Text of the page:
Wednesday, March 23, 2011

It's All About Me?

We just returned from a whirlwind vacation taking us from Seattle to Anacortes and the San Juan Islands.  The beauty was incredible, but I wish there had been a little more time.  Still, the days were  a rewarding and energizing time for all of us.  One area we particularly enjoyed  exploring was Lime Kiln Point State Park on the southwest side of San Juan Island (directly across the Strait of Georgia from beautiful Victoria, BC).    

While standing at a viewpoint and just taking all the scenery in last Saturday afternoon, I happened to overhear the young man and woman's conversation beside us.  His remarks resonated with me, because they seemed so at odds with everything around us.  He was explaining to his companion how this was such a great place to really think about one's self and meditate.  (I guess the meditation qualities of the place must have been off that day, as the couple ended-up tailgating us aggressively back all the way to Friday Harbor in their aging compact bearing California plates.)  How can such a display of God's handiwork turn us inward in such a silly display of self-absorption?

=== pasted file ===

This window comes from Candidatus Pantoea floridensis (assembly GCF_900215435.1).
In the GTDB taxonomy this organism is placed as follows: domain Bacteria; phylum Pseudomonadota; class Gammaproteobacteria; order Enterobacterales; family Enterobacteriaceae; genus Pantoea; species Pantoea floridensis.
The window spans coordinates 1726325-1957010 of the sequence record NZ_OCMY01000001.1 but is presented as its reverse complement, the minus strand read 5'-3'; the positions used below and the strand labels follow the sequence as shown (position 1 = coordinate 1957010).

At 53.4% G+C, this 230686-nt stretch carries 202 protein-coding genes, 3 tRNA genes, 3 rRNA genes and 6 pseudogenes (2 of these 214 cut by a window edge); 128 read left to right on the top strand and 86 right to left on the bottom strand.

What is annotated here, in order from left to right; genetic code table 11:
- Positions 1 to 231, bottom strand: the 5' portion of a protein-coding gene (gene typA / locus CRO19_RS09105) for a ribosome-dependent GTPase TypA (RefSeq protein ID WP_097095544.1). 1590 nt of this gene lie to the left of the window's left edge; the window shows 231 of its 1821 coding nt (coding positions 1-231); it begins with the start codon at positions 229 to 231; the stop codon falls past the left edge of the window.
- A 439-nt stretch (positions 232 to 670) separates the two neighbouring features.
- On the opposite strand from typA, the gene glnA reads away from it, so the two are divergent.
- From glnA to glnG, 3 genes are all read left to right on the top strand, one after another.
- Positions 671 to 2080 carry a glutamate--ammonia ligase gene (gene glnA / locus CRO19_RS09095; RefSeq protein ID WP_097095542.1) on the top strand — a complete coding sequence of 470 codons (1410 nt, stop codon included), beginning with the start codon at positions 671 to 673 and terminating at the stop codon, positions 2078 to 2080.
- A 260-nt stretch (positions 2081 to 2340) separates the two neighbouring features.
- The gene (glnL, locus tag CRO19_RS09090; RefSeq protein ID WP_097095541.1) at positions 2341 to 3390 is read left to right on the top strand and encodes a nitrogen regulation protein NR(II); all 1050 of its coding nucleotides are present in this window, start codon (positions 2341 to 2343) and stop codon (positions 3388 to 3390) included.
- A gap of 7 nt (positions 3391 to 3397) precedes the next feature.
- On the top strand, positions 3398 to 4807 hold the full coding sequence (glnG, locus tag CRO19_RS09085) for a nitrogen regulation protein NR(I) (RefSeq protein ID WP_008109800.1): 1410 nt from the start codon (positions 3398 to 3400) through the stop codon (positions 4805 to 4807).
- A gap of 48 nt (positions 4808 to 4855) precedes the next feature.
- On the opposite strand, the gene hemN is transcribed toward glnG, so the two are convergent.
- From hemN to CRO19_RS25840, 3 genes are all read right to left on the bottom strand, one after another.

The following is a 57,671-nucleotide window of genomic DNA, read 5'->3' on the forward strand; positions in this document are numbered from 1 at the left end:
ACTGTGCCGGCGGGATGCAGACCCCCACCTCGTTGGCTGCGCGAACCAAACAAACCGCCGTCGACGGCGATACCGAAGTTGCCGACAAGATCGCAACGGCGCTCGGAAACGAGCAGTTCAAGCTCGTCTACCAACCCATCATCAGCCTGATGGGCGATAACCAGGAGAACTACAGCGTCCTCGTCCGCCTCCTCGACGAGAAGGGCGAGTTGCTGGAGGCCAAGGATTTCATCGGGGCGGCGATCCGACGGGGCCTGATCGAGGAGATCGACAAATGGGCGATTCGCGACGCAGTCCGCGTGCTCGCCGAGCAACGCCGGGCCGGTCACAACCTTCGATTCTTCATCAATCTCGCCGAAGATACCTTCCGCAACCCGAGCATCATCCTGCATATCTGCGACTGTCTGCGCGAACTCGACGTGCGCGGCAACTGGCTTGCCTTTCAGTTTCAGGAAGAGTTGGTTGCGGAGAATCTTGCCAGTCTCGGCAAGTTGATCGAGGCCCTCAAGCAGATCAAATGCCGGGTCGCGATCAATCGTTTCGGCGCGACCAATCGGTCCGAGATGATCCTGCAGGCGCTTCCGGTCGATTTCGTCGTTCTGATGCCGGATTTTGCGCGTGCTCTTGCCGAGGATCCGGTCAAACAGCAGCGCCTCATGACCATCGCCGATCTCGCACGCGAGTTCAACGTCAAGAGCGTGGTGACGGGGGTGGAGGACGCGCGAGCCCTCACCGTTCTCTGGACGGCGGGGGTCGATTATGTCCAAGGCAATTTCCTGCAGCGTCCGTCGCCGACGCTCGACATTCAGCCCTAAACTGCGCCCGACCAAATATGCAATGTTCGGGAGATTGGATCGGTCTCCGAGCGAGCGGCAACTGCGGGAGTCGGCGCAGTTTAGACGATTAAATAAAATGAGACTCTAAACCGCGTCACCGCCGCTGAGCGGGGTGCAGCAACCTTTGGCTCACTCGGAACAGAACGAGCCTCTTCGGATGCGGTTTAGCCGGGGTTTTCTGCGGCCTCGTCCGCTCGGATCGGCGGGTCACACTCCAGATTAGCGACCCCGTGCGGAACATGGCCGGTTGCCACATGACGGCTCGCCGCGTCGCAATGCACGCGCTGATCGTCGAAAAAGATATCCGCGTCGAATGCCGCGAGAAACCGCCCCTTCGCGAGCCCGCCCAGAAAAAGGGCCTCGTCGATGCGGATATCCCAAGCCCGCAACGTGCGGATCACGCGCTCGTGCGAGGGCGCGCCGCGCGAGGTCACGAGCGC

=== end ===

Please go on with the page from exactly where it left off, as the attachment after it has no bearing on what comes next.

So, this raises the question: Is it really all about me?  Is my self worth the most important thing, or is the Christian called to embrace the death of self, sacrificing himself for God and our fellow man?  I remember being a Protestant in a Catholic school where the well-meaning teacher was attempting to instill in us students a value of self.  A friend asked me later what I thought about the discussion.  I pointed out the fallacy of the teacher's reasoning with a simple question.  I asked my friend if that was the attitude Christ had when He went to the Cross?  Was self the most important thing to Him when He allowed himself to be taken and crucified?  Obviously, the answer is a resounding NO! .  If that had been Christ's focus, He would have removed himself from the situation, refusing to sacrifice himself for sinners.

If we are to follow the example and teachings of Christ, in verses such as Galations 2:20, then we must ignore the teachings of the day and deny ourselves for He who saved us.  It's through that daily denial and death of self that we become the people He created us to be.

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